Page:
We think of a kitchen as a standard part of a home, but like the bathroom, it wasn’t always so for most working class families. Without plumbing, there were no sinks, and many homes had one stove or fireplace that was used for both heating and cooking. The concept of a room dedicated to food preparation really took off after World War I, when plumbing became more common, communities were wired for electricity, and factories produced amazing modern appliances to furnish the kitchen. That was all fine and good, but what about small city apartments that had to be retrofitted? Or even new apartments that were expected to have kitchens in a very limited space? Enter architect Margarete Schütte-Lihotzky, who was charged with designing liveable yet affordable apartments for German cities rebuilding after the Great War. Her 1926 “Frankfurt Kitchen” became the model for efficient housing across the globe.
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Schütte-Lihotzky conceived of the Frankfurt Kitchen as a separate room in each apartment, which was a design choice that had previously applied only to the cavernous kitchens that served great houses. She used a sliding door to separate it from the main living space. She read Frederick and Taylor’s works translated into German, and even conducted her own time and motion studies.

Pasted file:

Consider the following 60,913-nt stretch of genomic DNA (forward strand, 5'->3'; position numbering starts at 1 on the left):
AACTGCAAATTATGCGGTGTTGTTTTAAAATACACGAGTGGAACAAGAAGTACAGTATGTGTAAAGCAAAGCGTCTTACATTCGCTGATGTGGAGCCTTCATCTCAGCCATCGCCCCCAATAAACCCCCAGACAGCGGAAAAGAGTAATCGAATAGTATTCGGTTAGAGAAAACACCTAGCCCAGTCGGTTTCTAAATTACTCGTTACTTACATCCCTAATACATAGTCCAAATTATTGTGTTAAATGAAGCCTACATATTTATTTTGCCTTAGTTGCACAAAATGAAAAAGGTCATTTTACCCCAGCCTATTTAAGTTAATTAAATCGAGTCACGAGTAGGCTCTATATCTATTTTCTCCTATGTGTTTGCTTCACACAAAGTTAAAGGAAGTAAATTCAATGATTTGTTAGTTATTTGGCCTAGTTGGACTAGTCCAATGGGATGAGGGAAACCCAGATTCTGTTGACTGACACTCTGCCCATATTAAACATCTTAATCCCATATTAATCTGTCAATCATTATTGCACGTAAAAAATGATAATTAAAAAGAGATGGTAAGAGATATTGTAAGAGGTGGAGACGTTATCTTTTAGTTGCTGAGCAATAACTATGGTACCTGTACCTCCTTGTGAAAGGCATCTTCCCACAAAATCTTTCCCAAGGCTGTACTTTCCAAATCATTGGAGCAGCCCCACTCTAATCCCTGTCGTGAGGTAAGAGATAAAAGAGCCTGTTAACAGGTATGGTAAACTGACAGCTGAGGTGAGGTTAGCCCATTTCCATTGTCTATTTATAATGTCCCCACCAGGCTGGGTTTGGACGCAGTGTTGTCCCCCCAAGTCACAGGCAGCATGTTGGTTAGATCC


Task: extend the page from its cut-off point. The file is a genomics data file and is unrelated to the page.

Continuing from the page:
And presaging the work of American designers Norman Bel Geddes and Raymond Loewy, who drew inspiration from trains and cars in designing their streamlined kitchen appliances in the 1930s, Schütte-Lihotzky found a model of culinary efficiency in the kitchens of railway dining cars designed by the Mitropa catering company. Though tiny, the cars served scores of diners using an extremely small galley space—a term we still used to describe apartment kitchens today.
But we don’t use the term Frankfurt Kitchen, and few people know of Margarete Schütte-Lihotzky. The reason can be summed up as the Nazis. Read about Schütte-Lihotzky and the evolution of modern kitchen design at City Lab. -via Digg